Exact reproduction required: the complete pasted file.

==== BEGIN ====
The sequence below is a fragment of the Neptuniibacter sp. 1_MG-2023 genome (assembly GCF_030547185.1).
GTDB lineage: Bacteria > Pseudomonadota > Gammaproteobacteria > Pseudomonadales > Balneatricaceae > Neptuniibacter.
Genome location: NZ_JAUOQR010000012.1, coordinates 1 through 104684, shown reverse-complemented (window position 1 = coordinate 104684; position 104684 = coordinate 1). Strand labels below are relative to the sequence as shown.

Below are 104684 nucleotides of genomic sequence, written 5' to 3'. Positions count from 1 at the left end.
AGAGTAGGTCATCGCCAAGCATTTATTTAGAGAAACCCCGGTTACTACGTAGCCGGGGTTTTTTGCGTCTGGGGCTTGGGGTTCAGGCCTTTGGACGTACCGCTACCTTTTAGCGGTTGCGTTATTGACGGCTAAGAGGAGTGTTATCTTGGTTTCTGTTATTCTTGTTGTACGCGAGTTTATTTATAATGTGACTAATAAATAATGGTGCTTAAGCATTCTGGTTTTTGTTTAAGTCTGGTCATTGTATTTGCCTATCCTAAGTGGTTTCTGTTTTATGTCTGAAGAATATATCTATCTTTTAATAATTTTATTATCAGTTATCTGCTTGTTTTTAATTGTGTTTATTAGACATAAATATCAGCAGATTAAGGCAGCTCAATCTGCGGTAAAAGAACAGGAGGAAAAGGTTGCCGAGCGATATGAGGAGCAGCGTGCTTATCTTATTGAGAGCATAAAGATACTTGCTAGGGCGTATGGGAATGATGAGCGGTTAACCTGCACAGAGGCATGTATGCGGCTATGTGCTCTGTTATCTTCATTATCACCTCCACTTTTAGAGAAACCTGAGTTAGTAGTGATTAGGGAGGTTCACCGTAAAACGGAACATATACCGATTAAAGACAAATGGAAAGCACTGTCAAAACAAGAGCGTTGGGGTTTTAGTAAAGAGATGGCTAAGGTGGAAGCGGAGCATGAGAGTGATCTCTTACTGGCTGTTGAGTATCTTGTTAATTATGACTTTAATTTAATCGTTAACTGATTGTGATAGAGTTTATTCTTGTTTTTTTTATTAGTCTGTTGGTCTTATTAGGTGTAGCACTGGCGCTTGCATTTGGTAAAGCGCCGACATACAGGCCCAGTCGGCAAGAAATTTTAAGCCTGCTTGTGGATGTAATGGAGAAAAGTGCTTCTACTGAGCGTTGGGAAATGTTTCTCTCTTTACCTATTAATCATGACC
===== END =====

The sequence below is a fragment of the Neptuniibacter sp. 1_MG-2023 genome (assembly GCF_030547185.1).
GTDB lineage: Bacteria > Pseudomonadota > Gammaproteobacteria > Pseudomonadales > Balneatricaceae > Neptuniibacter.
Genome location: NZ_JAUOQR010000012.1, coordinates 1 through 104684, shown reverse-complemented (window position 1 = coordinate 104684; position 104684 = coordinate 1). Strand labels below are relative to the sequence as shown.

Below are 104684 nucleotides of genomic sequence, written 5' to 3'. Positions count from 1 at the left end.
AGAGTAGGTCATCGCCAAGCATTTATTTAGAGAAACCCCGGTTACTACGTAGCCGGGGTTTTTTGCGTCTGGGGCTTGGGGTTCAGGCCTTTGGACGTACCGCTACCTTTTAGCGGTTGCGTTATTGACGGCTAAGAGGAGTGTTATCTTGGTTTCTGTTATTCTTGTTGTACGCGAGTTTATTTATAATGTGACTAATAAATAATGGTGCTTAAGCATTCTGGTTTTTGTTTAAGTCTGGTCATTGTATTTGCCTATCCTAAGTGGTTTCTGTTTTATGTCTGAAGAATATATCTATCTTTTAATAATTTTATTATCAGTTATCTGCTTGTTTTTAATTGTGTTTATTAGACATAAATATCAGCAGATTAAGGCAGCTCAATCTGCGGTAAAAGAACAGGAGGAAAAGGTTGCCGAGCGATATGAGGAGCAGCGTGCTTATCTTATTGAGAGCATAAAGATACTTGCTAGGGCGTATGGGAATGATGAGCGGTTAACCTGCACAGAGGCATGTATGCGGCTATGTGCTCTGTTATCTTCATTATCACCTCCACTTTTAGAGAAACCTGAGTTAGTAGTGATTAGGGAGGTTCACCGTAAAACGGAACATATACCGATTAAAGACAAATGGAAAGCACTGTCAAAACAAGAGCGTTGGGGTTTTAGTAAAGAGATGGCTAAGGTGGAAGCGGAGCATGAGAGTGATCTCTTACTGGCTGTTGAGTATCTTGTTAATTATGACTTTAATTTAATCGTTAACTGATTGTGATAGAGTTTATTCTTGTTTTTTTTATTAGTCTGTTGGTCTTATTAGGTGTAGCACTGGCGCTTGCATTTGGTAAAGCGCCGACATACAGGCCCAGTCGGCAAGAAATTTTAAGCCTGCTTGTGGATGTAATGGAGAAAAGTGCTTCTACTGAGCGTTGGGAAATGTTTCTCTCTTTACCTATTAATCATGACC